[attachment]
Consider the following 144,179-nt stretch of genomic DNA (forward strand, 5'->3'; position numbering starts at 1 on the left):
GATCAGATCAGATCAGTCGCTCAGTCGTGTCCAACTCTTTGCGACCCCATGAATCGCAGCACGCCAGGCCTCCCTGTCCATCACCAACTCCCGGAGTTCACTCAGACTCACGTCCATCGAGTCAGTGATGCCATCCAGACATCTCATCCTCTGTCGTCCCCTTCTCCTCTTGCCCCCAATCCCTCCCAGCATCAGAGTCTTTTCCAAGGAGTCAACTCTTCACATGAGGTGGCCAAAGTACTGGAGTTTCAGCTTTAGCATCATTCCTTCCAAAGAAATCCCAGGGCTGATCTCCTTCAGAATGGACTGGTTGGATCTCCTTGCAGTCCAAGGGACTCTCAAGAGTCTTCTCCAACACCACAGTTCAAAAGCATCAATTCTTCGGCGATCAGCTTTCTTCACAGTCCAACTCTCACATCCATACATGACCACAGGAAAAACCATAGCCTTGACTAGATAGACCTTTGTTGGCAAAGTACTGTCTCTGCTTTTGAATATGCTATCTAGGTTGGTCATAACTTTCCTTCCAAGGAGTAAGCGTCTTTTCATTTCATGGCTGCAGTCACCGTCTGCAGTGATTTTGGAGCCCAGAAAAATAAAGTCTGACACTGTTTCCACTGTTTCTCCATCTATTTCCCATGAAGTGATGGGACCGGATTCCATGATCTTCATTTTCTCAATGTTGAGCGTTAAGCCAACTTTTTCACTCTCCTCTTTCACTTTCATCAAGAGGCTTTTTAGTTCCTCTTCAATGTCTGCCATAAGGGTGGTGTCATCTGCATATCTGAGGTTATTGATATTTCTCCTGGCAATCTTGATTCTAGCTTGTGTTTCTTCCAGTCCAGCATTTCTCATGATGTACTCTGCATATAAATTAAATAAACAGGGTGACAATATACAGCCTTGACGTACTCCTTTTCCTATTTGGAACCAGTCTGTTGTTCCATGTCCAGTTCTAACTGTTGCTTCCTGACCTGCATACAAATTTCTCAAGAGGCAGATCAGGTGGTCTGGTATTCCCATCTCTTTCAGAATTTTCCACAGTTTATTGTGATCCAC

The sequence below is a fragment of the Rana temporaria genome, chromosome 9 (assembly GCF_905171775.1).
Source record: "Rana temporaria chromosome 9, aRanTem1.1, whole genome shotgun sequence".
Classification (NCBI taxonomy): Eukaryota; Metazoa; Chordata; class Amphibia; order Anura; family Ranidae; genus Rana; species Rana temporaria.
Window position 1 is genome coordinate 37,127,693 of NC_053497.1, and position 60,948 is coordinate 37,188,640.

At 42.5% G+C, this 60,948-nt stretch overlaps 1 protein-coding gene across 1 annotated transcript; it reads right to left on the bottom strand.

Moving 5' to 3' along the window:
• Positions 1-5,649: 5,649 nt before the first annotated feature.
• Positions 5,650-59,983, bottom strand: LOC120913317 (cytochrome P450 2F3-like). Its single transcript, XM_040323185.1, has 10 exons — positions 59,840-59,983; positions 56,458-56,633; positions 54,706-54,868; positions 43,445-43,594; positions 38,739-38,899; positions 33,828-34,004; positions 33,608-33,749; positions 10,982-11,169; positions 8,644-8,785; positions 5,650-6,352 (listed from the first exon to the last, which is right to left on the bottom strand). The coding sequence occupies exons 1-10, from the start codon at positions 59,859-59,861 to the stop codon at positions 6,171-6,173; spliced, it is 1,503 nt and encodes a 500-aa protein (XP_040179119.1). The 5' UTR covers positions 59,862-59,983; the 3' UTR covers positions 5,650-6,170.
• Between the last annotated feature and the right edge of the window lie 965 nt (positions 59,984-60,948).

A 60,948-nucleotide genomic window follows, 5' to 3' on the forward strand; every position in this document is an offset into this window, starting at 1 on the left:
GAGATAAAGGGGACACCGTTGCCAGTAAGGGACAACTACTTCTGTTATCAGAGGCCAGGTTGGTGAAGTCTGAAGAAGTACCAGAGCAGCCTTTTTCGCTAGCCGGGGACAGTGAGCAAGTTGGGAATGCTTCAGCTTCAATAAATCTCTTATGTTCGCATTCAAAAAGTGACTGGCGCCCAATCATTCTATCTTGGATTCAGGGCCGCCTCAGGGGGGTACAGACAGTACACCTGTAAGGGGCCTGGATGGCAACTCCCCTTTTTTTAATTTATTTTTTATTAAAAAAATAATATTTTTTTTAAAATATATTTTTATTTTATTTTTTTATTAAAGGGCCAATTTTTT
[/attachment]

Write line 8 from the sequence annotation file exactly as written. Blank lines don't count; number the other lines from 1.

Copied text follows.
Moving 5' to 3' along the window: